Consider that Hamas’ rockets have killed 20 Israelis in the past seven years, while 5,000 Gazans were killed by Israeli jets, tanks, and helicopters during the same time frame. The issue is not the vast disparity in power, but that one side is the occupier and the other is the occupied. If you were dispossessed of your land and had to live under a foreign occupation for four decades, any action you took could be justified as retaliation to the occupation of your land.

What does 2009 hold for the Middle East conflict?

The use of force to deter any resistance is a brutal exercise in futility that will only coarsen the people at the receiving end. A case in point would be Hezbollah, which is stronger now than it was before the Second Lebanese War.

However you look at it, the prognosis is grim. Already Israel has turned down a truce proposal, its forces are amassing at the border with Gaza while Arab countries, ever divided and fearful of offending the U.S. by getting involved, have resorted to media mudslinging, each condemning the other of inaction. Egypt’s credibility as a mediator has been severely undermined as its relations with Hamas take a turn for the worst, and Gaza teeters on the brink of humanitarian catastrophe. Now we are left with the same question posed by the last Gaza debacle: how can Israel expect peace if it continues to illegally occupy Gaza (in violation of Resolution 242); build illegal settlements (a transgression of the Fourth Geneva Convention); and defy the international community by showing no respect for the most basic principals of human decency?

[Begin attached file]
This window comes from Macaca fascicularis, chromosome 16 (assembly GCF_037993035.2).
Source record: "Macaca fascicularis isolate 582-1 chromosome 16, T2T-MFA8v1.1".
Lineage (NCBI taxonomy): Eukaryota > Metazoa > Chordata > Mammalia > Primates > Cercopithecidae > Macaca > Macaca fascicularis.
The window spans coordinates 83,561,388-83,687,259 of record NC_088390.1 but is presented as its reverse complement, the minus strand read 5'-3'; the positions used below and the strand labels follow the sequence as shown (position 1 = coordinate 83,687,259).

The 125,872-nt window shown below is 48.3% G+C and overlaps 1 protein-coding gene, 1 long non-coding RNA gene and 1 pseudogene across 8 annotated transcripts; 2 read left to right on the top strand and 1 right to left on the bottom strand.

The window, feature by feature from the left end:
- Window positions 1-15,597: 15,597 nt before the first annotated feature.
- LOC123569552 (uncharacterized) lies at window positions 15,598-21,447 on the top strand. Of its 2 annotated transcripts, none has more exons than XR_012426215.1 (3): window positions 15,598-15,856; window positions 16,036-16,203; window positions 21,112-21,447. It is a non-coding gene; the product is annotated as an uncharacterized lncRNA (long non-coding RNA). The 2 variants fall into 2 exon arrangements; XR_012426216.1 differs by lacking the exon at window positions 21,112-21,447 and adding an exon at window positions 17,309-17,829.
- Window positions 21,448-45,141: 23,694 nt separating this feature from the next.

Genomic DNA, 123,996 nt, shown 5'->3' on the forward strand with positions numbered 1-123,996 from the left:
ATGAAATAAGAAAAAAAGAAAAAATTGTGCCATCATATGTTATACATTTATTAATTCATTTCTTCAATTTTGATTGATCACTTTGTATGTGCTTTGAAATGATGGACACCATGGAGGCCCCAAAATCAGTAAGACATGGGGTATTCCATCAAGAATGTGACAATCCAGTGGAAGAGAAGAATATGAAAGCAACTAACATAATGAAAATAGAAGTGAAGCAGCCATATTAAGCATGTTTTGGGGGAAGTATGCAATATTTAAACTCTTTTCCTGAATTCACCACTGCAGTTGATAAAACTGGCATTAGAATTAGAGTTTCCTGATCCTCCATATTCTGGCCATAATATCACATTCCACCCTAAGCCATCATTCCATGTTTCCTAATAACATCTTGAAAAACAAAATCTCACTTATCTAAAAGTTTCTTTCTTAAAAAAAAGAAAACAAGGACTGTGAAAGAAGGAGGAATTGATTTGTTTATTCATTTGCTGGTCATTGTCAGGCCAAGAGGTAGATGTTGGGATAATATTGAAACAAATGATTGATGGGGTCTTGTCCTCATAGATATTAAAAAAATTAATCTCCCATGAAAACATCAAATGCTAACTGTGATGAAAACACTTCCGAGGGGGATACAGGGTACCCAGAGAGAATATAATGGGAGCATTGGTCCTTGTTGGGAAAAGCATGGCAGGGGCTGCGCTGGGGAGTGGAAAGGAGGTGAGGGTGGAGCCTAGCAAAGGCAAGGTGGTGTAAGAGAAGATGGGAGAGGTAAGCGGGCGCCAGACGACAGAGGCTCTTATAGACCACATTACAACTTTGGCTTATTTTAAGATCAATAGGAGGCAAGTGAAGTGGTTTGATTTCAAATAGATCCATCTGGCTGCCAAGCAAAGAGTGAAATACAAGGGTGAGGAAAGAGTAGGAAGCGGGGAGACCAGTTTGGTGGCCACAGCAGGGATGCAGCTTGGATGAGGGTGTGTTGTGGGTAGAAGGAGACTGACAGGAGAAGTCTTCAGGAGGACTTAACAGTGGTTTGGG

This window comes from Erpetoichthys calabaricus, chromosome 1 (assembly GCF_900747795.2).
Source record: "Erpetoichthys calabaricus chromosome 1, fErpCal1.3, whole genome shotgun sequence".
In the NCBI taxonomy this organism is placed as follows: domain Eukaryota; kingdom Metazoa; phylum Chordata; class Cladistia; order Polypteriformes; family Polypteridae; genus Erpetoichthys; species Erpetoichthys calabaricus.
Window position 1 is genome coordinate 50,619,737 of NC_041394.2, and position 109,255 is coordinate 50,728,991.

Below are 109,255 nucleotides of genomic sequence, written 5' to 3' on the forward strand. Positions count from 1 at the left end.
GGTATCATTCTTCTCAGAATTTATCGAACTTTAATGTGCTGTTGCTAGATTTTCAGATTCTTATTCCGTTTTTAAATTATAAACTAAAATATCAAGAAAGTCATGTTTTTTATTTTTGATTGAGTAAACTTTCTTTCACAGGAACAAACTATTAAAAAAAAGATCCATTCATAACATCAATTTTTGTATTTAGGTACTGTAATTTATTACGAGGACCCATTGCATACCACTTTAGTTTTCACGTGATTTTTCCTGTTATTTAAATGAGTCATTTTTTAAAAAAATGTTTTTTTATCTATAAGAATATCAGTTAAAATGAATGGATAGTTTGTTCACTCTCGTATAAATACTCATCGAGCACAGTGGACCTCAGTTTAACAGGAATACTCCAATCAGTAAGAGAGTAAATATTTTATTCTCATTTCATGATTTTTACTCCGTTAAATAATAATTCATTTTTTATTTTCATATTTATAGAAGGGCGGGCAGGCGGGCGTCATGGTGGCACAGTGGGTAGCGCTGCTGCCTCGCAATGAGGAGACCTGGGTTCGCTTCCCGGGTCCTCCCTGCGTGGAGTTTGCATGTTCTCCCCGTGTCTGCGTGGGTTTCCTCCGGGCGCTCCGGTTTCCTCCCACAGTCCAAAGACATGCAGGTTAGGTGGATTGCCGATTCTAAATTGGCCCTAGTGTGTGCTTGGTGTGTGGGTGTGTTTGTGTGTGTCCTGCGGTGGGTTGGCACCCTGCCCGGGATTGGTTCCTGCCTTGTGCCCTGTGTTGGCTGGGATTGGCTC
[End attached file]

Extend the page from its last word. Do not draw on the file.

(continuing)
Strike possibility looms

U of T faces the possibility of a teaching assistant strike if ongoing negotiations fail between admin and unit 1 of CUPE 3902 the union representing TAs university-wide. 3902 and the university have jointly applied for conciliation at the Ontario labour board to help mediate negotiations in January. Over 1,100 union members cast a ballot in December with around 700 of them voting in favour of a strike if talks break down.

“The university continues to bargain with CUPE 3902 and we are hopeful that we will be able to reach an agreement that is acceptable to both parties without a strike,” said Angela Hildyard, VP human resources & equity.

The union’s demands include: childcare assistance for students who are parents, measures to address large tutorial and lab sizes, wages that keep up with inflation, health benefits, and tuition assistance for unfunded students. At present TAs earn $36.5 per hour. The union argues that this amounts annually to $3,500 below the U of T’s published cost-of-living estimate of $18,500 per annum.